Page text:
The parts of a tree are the roots, trunk(s), branches, twigs and leaves. Tree stems consist mainly of support and transport tissues. Wood consists of xylem cells, and bark is made of phloem and other tissues external to the vascular cambium. Trees may be grouped into exogenous and endogenous trees according to the way in which their stem diameter increases. Exogenous trees, which comprise the great majority of trees (all conifers, and almost all broadleaf trees), grow by the addition of new wood outwards, immediately under the bark. Endogenous trees, mainly in the monocotyledons (e.g., palms and dragon trees), but also cacti, grow by addition of new material inwards.
Trees with leaves range from being Deciduous to Evergreen. By analyzing the leaf arrangement and shape, a tree can be identified..
As an exogenous tree grows, it creates growth rings as new wood is laid down concentrically over the old wood. In species growing in areas with seasonal climate changes, wood growth produced at different times of the year may be visible as alternating light and dark, or soft and hard, rings of wood. In temperate climates, and tropical climates with a single wet-dry season alternation, the growth rings are annual, each pair of light and dark rings being one year of growth; these are known as annual rings. In areas with two wet and dry seasons each year, there may be two pairs of light and dark rings each year; and in some (mainly semi-desert regions with irregular rainfall), there may be a new growth ring with each rainfall. In tropical rainforest regions, with constant year-round climate, growth is continuous and the growth rings are not visible nor is there a change in the wood texture. In species with annual rings, these rings can be counted to determine the age of the tree, and used to date cores or even wood taken from trees in the past, a practice known as the science of dendrochronology. Very few tropical trees can be accurately dated in this manner. Age determination is also impossible in endogenous trees.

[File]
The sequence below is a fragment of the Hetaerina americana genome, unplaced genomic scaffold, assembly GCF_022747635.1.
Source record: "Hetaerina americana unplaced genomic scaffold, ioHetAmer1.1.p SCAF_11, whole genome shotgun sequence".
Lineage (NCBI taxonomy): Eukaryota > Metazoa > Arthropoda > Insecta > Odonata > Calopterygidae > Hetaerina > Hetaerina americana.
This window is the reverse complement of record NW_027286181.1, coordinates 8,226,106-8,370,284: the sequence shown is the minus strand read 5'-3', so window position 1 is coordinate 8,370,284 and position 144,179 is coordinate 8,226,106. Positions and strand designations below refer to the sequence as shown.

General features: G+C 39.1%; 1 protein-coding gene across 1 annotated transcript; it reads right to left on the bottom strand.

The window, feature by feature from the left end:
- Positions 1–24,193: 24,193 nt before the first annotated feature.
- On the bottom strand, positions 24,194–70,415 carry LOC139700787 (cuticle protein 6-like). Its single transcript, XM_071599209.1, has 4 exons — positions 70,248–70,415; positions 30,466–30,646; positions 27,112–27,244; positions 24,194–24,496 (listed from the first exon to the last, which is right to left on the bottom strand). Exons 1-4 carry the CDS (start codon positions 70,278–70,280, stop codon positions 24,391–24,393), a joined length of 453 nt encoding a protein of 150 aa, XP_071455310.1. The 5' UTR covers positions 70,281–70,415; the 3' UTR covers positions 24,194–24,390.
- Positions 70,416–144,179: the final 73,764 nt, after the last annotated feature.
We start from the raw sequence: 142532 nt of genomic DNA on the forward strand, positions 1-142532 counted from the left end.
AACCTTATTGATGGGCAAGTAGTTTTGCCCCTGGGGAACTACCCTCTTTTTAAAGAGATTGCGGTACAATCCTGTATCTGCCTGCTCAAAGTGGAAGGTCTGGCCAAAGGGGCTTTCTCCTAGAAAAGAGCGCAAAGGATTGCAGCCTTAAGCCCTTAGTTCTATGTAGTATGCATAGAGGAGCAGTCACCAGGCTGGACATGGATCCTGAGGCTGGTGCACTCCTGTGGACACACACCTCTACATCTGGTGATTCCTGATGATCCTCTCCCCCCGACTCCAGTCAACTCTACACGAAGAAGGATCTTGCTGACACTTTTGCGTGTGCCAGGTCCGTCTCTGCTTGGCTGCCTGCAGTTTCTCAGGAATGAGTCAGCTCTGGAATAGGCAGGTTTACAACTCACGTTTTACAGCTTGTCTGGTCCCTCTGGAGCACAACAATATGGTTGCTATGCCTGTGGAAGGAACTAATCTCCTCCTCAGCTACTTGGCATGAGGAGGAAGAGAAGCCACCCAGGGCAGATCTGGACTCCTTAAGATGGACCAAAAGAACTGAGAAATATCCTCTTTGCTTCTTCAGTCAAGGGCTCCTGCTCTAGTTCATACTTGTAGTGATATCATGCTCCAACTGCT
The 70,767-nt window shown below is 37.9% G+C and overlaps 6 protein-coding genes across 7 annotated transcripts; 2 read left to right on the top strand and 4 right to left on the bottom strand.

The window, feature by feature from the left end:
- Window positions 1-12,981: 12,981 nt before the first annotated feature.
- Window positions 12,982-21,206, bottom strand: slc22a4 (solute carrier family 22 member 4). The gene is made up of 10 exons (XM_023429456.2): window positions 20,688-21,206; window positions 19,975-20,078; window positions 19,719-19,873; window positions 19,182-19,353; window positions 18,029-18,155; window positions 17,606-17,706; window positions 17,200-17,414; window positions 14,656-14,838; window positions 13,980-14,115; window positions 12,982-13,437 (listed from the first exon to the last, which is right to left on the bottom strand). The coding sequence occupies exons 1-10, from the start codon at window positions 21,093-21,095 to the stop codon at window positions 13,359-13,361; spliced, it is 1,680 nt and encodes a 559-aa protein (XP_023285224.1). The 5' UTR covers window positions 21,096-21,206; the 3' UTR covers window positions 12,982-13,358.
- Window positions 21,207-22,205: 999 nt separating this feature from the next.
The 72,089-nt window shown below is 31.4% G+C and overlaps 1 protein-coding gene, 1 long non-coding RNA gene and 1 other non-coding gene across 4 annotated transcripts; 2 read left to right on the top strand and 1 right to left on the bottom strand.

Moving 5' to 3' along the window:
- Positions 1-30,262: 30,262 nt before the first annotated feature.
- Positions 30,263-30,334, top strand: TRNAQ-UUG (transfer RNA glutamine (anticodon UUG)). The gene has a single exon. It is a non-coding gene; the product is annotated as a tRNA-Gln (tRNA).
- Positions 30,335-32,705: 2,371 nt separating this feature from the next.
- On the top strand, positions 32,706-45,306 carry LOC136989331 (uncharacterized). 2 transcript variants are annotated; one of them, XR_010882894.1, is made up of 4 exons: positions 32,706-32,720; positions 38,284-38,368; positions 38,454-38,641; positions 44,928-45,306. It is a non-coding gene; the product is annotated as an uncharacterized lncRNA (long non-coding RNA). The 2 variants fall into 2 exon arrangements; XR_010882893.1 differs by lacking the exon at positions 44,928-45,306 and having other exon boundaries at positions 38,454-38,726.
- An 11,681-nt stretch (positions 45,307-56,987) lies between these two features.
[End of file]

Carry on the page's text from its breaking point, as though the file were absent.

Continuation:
The roots of a tree are generally embedded in earth, providing anchorage for the above-ground biomass and absorbing water and nutrients from the soil. However, while ground nutrients are essential to a tree's growth the majority of its biomass -- over 90 percent -- comes from carbon dioxide absorbed from the atmosphere (see photosynthesis). Above ground, the trunk gives height to the leaf-bearing branches, aiding in competition with other plant species for sunlight. In many trees, the arrangement of the branches optimizes exposure of the leaves to sunlight.
Not all trees have all the plant organs or parts mentioned above. For example, most palm trees are not branched, the saguaro cactus of North America has no functional leaves, tree ferns do not produce bark, etc. Based on their general shape and size, all of these are nonetheless generally regarded as trees. A plant form that is similar to a tree, but generally having smaller, multiple trunks and/or branches that arise near the ground, is called a shrub. However, no precise differentiation between shrubs and trees is possible. Given their small size, bonsai plants would not technically be 'trees', but one should not confuse reference to the form of a species with the size or shape of individual specimens. A spruce seedling does not fit the definition of a tree, but all spruces are trees.